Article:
Four days ago, Xulhaz Mannan and Mahbub Rabbi Tonoy were killed by militants affiliated with Ansar Al Islam. Mannan founded and edited Roopbaan, the nation’s first and only LGBT magazine, and worked for the U.S. Agency for International Development. Tonoy was an actor who advocated for gay rights.  Both were hacked to death by machete

Mannan and Tonoy’s murders add to a spree of targeted killings by militants against liberal figures and intellectuals. Al Qaeda and Islamic State affiliates are seeking to grow in the majority Muslim nation, and their campaign includes targeting LGBT advocates.

The brutality of these murders by machete, coupled with the victims’ gay identities, has propelled the story into the international spotlight. Two Catholic officials in Bangladesh have reacted forcefully against the murders.

Fr. Albert Thomas Rozario, head of the Archdiocese of Dhaka’s Justice and Peace Commission and a Supreme Court lawyer, told UCA News that justice must be ensured for the two gay men murdered:

” ‘The church always supports the demands of LGBT people for equal rights and opportunities as ordinary citizens. . .We call on the authorities to ensure justice is meted out for the killings, and also to take steps to end discrimination against this community.’ “

Rosaline Costa, a Catholic who is Executive Director of Hotline Human Rights Trust Bangladesh, said the government must do more than just investigate these killings:

” ‘God has given us freedom of choice and nobody is allowed to persecute people for their sexual orientation because of so-called traditional values based on conservative religious norms. A truly democratic society can’t accept abuse in the name of religion. . .

” ‘A proper probe and justice for the killings won’t do much protect the community. The government must ensure that the discrimination of LGBT people ends in this country even though the so-called protectors of Islam might not like it.’ “

The situation for LGBT people in Bangladesh is highly oppressive. Being gay is criminalized with sanctions including life imprisonment. While the law criminalizing homosexuality is a leftover from British penal laws, strong current prejudices lead to cultural disapproval and discrimination. Bangladesh, a predominantly Muslim nation, is highly religious, though there are only about 300,000 Catholics or 0.2% of the population. An anonymous advocate with the gay rights group Boys of Bangladesh told UCA News that being LGBT “can result in the denial of every opportunity and rights” and that they are considered “dreadful sinners.”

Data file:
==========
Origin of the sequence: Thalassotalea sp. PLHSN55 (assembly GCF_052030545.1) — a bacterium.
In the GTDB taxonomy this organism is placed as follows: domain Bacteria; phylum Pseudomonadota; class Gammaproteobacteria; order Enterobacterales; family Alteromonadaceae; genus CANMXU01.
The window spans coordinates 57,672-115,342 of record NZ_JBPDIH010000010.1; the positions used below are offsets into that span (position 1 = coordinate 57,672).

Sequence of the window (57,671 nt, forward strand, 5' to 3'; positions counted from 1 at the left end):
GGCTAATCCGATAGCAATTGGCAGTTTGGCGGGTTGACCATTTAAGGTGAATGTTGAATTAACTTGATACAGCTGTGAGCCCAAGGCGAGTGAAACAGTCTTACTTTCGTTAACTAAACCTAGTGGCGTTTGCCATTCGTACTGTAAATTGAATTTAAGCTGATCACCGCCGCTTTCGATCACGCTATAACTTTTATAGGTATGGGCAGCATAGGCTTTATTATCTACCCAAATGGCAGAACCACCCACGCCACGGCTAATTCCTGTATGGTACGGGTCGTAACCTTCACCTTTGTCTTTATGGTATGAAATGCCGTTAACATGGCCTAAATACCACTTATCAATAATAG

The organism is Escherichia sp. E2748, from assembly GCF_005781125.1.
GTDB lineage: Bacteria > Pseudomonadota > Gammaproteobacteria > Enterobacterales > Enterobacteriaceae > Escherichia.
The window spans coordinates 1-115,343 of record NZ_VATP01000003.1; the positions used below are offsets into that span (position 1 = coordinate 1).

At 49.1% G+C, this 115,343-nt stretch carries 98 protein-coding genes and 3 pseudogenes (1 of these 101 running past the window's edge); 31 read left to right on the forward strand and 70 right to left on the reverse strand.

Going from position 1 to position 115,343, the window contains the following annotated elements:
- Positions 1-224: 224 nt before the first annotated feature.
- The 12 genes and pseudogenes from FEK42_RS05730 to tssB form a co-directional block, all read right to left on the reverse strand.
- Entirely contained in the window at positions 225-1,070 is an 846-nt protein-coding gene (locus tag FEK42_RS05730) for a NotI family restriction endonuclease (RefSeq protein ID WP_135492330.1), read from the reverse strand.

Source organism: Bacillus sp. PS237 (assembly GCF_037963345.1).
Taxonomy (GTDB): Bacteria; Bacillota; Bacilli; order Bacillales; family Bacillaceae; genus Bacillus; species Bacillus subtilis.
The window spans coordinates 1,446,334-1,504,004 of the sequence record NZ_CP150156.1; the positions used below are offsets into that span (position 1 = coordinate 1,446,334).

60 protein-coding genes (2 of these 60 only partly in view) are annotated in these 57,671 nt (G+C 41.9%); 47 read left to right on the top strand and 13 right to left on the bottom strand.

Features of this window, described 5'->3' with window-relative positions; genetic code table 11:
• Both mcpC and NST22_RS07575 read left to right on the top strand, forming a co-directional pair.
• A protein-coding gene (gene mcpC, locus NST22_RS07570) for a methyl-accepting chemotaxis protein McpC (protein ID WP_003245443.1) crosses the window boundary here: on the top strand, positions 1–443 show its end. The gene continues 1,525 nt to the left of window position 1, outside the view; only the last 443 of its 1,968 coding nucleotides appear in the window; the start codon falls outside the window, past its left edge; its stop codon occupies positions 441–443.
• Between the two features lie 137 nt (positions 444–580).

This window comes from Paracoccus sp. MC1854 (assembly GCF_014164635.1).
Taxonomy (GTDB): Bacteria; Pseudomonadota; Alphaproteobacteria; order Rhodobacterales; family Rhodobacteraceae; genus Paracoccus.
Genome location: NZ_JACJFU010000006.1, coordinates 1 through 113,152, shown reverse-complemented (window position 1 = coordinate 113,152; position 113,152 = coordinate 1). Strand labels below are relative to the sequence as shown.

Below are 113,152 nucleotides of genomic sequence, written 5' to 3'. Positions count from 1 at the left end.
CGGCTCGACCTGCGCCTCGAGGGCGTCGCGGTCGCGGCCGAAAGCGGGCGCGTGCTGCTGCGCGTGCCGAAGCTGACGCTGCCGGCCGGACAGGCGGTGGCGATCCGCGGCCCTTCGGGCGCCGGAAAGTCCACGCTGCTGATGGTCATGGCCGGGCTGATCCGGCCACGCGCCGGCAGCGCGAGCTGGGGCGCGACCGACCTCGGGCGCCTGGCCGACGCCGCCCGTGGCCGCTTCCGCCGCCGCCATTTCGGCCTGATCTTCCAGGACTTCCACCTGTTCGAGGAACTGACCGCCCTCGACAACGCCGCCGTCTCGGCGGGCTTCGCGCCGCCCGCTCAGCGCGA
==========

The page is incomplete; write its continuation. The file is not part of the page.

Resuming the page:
The deep tragedy of these murders is shining light on the suffering of Bangladesh’s LGBT communities, both in country and abroad. Fr. Rozario and Rosaline Costa countered the idea that religious belief entails LGBT condemnation, and they rejected violence in the name of religion. They acted because of their Catholic faith, not in spite of it, to not only seek justice for Mannan and Tonoy but to demand government action against anti-LGBT discrimination and violence. In this way, where fundamentalist religion and anti-LGBT hate had culminated in the brutality of these murders, Catholics found a way to mediate God’s love and cry out for God’s justice.

But the church’s response must move beyond reactive calls for justice when LGBT people are attack to a proactive solidarity which seeks protections before tragedy occurs. Words from Pope Francis condemning LGBT criminalization would go a long way towards this goal, but he has remained silent. Thankfully, clergy like Fr,. Rozario and lay people like Rosaline Costa are not waiting, but immediately standing with marginalized communities to demand justice and fair treatment.

If Pope Francis would condemn criminalization against LGBTQI people, he would clarify a sometimes ambivalent Catholic stance regarding violence against sexual and gender minorities. Catholics across the world have asked Francis to send a clear message through the #PopeSpeakOut campaign – and you can add your voice by clicking here and learning about a variety of ways that you can contact the pontiff!

–Bob Shine, New Ways Ministry